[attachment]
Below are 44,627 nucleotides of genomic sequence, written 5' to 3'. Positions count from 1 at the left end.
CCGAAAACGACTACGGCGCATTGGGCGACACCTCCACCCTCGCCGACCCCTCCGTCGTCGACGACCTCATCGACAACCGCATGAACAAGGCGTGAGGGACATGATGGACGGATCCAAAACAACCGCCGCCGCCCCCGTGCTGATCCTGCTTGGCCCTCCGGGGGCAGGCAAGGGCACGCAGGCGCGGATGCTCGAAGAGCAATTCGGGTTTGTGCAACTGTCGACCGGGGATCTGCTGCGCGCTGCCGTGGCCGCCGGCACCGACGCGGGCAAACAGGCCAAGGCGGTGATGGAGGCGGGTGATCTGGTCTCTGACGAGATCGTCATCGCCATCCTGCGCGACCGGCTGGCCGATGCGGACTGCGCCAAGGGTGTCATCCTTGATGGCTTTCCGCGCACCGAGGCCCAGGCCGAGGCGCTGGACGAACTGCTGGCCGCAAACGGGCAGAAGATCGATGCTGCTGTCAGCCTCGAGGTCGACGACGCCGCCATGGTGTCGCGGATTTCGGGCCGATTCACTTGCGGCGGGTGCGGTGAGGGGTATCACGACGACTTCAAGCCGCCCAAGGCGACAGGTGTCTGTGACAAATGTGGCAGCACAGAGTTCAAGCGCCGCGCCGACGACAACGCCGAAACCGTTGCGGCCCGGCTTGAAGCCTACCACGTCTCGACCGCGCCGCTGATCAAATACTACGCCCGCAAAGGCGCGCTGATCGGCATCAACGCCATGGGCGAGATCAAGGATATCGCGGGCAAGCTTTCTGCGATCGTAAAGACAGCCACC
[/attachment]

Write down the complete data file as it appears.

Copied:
Below are 44,627 nucleotides of genomic sequence, written 5' to 3'. Positions count from 1 at the left end.
CCGAAAACGACTACGGCGCATTGGGCGACACCTCCACCCTCGCCGACCCCTCCGTCGTCGACGACCTCATCGACAACCGCATGAACAAGGCGTGAGGGACATGATGGACGGATCCAAAACAACCGCCGCCGCCCCCGTGCTGATCCTGCTTGGCCCTCCGGGGGCAGGCAAGGGCACGCAGGCGCGGATGCTCGAAGAGCAATTCGGGTTTGTGCAACTGTCGACCGGGGATCTGCTGCGCGCTGCCGTGGCCGCCGGCACCGACGCGGGCAAACAGGCCAAGGCGGTGATGGAGGCGGGTGATCTGGTCTCTGACGAGATCGTCATCGCCATCCTGCGCGACCGGCTGGCCGATGCGGACTGCGCCAAGGGTGTCATCCTTGATGGCTTTCCGCGCACCGAGGCCCAGGCCGAGGCGCTGGACGAACTGCTGGCCGCAAACGGGCAGAAGATCGATGCTGCTGTCAGCCTCGAGGTCGACGACGCCGCCATGGTGTCGCGGATTTCGGGCCGATTCACTTGCGGCGGGTGCGGTGAGGGGTATCACGACGACTTCAAGCCGCCCAAGGCGACAGGTGTCTGTGACAAATGTGGCAGCACAGAGTTCAAGCGCCGCGCCGACGACAACGCCGAAACCGTTGCGGCCCGGCTTGAAGCCTACCACGTCTCGACCGCGCCGCTGATCAAATACTACGCCCGCAAAGGCGCGCTGATCGGCATCAACGCCATGGGCGAGATCAAGGATATCGCGGGCAAGCTTTCTGCGATCGTAAAGACAGCCACC